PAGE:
The Value of Corporate Church Time
The overwhelming majority of those who attend church only go to the Sunday morning service. You couldn’t get them to the church any other time if you were passing out free money. Therefore, the Sunday morning service for most constituents represents the totality of corporate spiritual life.
This reality makes this time of utmost importance to the spiritual wellbeing of these typical evangelical church goers. Therefore, how that time is spent should constitute a critical issue for church leadership.
The Evangelical Cultural Pattern
How is this time spent? Though there may be some holdouts, the contemporary evangelical church has for the most part adopted a pattern for the Sunday worship service. You can visit almost any of the mid-to-large sized evangelical churches of almost any stripe (perhaps excluding Presbyterians) and you can write the script before you go through the door.
Stand up for a 30 minute worship time led by a worship leader heading a praise band and others on the worship team, followed by a few minutes of greeting those around you, followed by the announcement video, a brief prayer, the offering, the 30 minute sermon, and a closing song, totaling about an hour and fifteen minutes.
Who Wrote the Script?
The regularity of this standard pattern makes one wonder who wrote the script? A template so widely used to regulate prime time for the vast majority of evangelical churches in America possesses tremendous significance. In light of its importance I am left to wonder who determined that this was the very best approach to ministering to all those people who only make it to church for the Sunday worship service, and also for all the others.
I don’t have the answer, but if I were to guess my best shot would be that no one thought it through and made the decision. Rather, it just sort of grew up by itself like a stray cat. But not being tuned into the inner workings of the contemporary church, I may be all wrong. Perhaps sometime about 10 or 15 years ago there was a meeting of worship gurus who devised this scheme. If anyone knows the source of this template, I would love to hear from you.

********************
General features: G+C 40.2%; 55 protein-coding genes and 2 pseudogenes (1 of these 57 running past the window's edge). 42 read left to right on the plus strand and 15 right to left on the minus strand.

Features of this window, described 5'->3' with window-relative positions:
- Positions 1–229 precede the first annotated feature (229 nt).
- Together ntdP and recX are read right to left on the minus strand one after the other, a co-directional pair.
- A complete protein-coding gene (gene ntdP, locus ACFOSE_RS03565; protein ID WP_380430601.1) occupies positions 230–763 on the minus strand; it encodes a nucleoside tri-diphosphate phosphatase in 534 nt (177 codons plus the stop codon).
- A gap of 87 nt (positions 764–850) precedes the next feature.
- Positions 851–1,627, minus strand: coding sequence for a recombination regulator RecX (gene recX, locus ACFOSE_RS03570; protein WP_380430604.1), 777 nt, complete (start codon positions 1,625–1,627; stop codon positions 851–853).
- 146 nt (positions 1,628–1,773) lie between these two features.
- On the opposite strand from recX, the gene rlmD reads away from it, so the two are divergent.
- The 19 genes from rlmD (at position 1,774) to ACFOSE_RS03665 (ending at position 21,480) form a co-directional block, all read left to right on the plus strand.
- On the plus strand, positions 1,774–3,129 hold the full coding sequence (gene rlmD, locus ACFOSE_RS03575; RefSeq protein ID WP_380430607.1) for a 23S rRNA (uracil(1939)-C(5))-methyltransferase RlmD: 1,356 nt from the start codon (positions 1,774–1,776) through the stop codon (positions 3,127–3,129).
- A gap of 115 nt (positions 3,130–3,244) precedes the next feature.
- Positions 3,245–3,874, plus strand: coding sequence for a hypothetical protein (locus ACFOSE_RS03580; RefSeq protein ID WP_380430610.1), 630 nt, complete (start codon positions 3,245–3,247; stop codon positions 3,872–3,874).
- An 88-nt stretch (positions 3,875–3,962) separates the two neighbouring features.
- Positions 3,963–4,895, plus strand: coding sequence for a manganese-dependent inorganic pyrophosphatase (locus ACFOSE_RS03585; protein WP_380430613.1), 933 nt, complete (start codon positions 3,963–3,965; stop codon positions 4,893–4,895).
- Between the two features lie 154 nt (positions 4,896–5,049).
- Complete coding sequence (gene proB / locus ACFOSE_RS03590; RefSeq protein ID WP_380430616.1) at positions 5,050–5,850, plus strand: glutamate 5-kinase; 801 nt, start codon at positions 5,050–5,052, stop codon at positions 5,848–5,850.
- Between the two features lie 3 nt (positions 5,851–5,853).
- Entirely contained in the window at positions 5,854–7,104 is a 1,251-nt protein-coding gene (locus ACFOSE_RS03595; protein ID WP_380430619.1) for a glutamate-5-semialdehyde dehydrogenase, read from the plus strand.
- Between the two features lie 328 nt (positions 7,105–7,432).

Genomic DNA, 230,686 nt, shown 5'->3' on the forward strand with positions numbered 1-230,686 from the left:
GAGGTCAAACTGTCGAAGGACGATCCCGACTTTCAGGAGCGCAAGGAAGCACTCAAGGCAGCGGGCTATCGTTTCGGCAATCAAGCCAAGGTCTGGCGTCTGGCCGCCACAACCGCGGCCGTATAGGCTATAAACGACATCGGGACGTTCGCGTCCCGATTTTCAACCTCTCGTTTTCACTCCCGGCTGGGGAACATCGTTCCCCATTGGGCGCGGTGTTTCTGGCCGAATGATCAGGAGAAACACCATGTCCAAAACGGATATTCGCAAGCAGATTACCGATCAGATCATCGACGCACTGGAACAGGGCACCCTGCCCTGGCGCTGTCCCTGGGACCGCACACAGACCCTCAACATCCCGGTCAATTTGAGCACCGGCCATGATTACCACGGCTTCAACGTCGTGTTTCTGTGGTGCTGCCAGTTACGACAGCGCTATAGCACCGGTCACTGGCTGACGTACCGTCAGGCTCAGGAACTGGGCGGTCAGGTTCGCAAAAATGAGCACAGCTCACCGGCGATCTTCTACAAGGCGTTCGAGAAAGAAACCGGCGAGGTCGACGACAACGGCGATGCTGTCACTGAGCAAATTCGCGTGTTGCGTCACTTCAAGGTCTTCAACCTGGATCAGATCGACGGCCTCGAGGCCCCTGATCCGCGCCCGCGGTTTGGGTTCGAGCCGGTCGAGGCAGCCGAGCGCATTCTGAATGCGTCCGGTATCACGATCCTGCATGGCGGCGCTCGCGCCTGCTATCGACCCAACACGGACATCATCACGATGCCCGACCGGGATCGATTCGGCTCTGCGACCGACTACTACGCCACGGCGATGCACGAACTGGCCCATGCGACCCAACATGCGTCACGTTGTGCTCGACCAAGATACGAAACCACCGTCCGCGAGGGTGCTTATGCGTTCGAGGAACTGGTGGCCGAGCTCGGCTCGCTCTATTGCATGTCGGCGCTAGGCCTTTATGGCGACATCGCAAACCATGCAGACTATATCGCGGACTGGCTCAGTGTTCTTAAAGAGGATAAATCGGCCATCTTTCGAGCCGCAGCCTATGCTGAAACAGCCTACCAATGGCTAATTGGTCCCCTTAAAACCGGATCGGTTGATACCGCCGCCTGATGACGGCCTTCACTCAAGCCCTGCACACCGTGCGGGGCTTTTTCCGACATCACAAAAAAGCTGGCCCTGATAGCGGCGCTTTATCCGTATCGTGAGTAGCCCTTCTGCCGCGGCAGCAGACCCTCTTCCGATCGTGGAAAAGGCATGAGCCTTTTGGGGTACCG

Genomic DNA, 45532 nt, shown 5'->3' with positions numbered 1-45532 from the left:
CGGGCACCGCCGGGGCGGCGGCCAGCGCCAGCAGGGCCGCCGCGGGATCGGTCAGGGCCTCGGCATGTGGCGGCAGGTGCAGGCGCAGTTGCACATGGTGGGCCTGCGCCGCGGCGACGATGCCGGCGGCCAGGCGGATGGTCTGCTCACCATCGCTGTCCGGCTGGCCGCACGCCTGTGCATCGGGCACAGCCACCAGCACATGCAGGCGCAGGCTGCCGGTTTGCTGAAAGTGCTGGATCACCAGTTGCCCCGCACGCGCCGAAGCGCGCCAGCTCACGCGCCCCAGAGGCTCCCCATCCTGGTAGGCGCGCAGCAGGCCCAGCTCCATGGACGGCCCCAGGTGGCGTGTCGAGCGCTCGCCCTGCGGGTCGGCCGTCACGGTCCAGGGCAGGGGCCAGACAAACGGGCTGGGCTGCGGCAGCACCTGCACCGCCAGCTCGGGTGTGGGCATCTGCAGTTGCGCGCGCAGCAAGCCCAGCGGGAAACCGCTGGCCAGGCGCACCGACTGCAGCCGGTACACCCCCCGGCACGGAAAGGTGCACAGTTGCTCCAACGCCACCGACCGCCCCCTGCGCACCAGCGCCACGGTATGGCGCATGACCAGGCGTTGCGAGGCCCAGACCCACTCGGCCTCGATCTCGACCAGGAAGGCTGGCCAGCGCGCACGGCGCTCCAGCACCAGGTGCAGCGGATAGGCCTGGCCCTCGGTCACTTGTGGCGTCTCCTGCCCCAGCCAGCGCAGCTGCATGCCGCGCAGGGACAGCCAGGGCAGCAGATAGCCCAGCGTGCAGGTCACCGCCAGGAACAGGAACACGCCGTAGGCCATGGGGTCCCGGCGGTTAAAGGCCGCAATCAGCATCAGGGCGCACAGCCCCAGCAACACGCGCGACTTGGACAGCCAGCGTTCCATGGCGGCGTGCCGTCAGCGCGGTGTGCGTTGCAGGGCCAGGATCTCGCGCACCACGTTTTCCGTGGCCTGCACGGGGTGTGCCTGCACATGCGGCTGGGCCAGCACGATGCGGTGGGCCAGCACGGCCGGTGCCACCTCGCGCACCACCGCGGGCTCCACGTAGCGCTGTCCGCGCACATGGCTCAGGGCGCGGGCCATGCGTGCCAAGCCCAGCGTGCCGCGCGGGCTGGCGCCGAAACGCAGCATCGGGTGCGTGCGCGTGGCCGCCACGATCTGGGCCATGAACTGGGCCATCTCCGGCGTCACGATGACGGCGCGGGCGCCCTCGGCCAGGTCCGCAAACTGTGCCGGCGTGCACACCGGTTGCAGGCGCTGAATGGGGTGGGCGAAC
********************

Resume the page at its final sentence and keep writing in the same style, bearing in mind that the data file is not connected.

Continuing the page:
Why the De-emphasis on Prayer?
Probably most expositors believe that the opening section of 1Timothy 2 deals with corporate prayer in the church. That section begins with these words: “Therefore I exhort first of all that supplications, prayers, intercessions, and giving of thanks be made for all men.” This and other passages indicate that prayer was a major aspect of early church worship. Yet the template above leaves a minimal room for prayer, and in most of the services I have attended the prayer time is very short and very sterile.
Why is that? I don’t know the answer. We tend to talk about and believe our commitment to Scripture, and yet this neglect of corporate prayer seems to represent a serious departure from Scripture. Even pastors who are otherwise very committed to prayer, preach about prayer and promote the prayer service, tend to minimize prayer in the one service where the community of believers is gathered. Whatever these pastors may say, their actions tell their congregation that prayer is not important. It is curious that in the standard pattern, prayer is practically nonexistent, and at that point hardly any churches, none in my experience, depart from that contemporary cultural mandate.
Questions on Worship
Since the worship time and sermon represent the two major blocks in the service, I wonder what benefit is being derived by churchgoers from this major commitment of weekly time in the corporate gathering.
The designation “worship” indicates the intent, but I wonder if that objective is being reached.
From time to time I tend to look around the congregation to get a sense of the participation. It seems that about 20% are really into it, 20% are enduring it, and the other 60% are somewhat engaged. I get the sense that women tend to be more involved than men.
My observations suggest a trend of lessening participation across the previous 10 years. Worship time is becoming more of a spectator event with less people singing. This is especially the case when new songs are introduced.
The Ultimate Question
All of the above makes me wonder what the impact would be if we took 15 of the 30 minutes of worship time and devoted it to prayer, giving us a total of maybe 20 minutes of corporate prayer. What difference would it make if we spent that time praying about our national moral decline, babies that might be aborted the next week, the advance of the homosexual agenda, the moral decline in the church, families being torn apart by divorce, persecuted Christians around the world, the safety of our military people in combat, unsaved friends and neighbors who need the Lord, etc.?
I don’t know the answer to that question, but I would love to see whoever designed our Sunday morning church template give it a try. I believe the evangelical church in America would benefit tremendously from the change.